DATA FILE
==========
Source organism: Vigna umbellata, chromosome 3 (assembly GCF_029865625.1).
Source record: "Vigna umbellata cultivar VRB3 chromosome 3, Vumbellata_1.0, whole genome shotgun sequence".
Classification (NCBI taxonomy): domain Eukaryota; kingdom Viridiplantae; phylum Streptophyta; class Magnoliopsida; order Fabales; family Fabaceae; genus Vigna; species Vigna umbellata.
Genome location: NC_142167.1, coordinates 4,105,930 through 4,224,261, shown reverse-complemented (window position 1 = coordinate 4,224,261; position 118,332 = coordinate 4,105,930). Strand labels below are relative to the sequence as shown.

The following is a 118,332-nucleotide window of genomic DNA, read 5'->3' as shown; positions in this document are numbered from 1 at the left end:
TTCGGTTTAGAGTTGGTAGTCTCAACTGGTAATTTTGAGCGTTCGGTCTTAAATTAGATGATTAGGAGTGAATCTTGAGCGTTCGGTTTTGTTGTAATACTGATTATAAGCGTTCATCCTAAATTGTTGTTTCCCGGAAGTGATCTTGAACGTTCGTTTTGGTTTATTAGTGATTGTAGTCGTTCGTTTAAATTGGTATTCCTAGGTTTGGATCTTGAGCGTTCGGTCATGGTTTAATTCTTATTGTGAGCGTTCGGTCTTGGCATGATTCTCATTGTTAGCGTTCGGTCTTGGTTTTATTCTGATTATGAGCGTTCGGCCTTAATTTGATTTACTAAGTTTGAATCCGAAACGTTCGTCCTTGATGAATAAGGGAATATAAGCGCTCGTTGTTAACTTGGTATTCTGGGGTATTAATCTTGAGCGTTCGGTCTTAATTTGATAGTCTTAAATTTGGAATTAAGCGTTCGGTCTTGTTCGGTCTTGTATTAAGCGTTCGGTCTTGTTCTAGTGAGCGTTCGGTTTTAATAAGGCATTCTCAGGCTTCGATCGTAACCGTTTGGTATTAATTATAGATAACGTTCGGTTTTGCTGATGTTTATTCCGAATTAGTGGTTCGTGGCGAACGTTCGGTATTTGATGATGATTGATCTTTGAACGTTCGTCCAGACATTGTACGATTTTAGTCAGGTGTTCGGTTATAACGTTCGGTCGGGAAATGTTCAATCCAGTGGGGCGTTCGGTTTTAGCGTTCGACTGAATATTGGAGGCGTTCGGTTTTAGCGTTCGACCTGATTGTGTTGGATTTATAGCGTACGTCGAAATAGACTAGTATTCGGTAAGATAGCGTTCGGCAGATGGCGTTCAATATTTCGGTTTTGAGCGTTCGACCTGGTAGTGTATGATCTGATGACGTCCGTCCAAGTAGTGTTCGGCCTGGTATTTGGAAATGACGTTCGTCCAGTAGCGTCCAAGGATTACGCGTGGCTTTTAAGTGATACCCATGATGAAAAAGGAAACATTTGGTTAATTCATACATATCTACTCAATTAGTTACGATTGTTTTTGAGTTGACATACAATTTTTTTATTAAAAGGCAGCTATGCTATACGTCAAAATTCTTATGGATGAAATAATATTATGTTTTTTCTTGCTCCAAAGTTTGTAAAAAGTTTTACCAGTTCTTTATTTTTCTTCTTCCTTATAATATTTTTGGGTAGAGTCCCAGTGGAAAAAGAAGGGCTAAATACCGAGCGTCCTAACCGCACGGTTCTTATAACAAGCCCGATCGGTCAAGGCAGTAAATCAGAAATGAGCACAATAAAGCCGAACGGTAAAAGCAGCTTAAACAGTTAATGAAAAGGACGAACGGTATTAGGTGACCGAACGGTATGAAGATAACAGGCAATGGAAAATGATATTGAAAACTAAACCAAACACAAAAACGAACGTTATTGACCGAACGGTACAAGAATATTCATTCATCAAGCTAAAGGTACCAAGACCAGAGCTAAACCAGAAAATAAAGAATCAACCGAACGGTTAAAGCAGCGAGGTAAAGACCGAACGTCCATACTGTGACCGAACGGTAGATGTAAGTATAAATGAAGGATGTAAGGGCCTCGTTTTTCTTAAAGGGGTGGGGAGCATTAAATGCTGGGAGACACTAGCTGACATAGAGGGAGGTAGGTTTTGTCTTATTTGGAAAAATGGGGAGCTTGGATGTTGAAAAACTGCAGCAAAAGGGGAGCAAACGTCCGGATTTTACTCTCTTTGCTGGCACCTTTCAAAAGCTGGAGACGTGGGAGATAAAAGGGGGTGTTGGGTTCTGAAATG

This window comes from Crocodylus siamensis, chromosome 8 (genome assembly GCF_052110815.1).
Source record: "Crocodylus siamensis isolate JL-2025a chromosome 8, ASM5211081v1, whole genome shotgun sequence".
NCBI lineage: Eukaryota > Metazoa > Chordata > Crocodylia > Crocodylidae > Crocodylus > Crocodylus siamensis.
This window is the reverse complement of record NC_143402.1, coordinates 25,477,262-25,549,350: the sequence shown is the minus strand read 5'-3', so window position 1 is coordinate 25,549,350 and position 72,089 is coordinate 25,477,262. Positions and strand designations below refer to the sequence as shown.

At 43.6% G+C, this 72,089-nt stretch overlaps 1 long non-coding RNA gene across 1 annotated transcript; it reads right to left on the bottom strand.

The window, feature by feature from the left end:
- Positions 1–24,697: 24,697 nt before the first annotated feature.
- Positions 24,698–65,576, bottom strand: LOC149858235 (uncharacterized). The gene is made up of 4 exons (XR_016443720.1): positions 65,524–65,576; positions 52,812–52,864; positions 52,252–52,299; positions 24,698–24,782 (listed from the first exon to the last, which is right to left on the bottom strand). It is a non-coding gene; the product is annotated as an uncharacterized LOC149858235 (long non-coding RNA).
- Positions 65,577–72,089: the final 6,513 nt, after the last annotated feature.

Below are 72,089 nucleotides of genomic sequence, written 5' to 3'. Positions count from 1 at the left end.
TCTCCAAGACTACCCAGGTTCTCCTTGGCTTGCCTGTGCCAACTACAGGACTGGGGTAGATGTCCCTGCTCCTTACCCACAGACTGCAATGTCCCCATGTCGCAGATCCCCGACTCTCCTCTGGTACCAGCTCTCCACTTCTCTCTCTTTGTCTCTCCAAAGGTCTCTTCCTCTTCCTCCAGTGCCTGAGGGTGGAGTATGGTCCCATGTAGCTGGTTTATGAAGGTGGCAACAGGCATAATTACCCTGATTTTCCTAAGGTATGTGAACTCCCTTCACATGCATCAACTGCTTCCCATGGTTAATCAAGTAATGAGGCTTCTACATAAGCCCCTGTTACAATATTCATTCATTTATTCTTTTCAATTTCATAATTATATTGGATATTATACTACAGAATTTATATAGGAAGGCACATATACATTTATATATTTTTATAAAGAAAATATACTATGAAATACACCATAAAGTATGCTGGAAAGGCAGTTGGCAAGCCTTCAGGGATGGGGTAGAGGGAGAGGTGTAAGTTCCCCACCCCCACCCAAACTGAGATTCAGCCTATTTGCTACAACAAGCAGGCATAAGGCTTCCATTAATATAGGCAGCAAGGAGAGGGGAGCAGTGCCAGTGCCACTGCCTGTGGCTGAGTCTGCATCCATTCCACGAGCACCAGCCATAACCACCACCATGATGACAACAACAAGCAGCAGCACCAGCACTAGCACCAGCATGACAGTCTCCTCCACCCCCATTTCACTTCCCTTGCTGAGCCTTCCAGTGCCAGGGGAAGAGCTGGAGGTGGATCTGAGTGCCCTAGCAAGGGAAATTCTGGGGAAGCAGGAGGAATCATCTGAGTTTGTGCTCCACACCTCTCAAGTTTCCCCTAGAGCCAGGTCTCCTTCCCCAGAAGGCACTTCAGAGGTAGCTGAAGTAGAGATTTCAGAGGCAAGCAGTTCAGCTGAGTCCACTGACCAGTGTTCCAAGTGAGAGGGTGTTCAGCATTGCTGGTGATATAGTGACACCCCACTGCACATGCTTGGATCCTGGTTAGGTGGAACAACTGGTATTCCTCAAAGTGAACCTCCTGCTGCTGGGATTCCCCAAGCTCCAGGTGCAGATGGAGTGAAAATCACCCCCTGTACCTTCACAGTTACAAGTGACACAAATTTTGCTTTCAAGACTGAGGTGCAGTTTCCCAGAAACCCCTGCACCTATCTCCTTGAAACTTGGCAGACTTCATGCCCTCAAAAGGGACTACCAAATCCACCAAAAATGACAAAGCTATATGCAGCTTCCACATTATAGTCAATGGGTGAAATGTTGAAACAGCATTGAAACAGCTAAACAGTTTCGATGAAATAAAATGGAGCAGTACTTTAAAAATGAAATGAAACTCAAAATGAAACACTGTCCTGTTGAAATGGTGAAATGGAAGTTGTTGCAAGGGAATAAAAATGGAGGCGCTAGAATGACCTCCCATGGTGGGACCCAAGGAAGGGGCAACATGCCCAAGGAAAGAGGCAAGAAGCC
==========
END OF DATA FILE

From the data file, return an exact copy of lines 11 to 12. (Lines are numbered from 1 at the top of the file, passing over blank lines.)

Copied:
At 43.6% G+C, this 72,089-nt stretch overlaps 1 long non-coding RNA gene across 1 annotated transcript; it reads right to left on the bottom strand.

The window, feature by feature from the left end: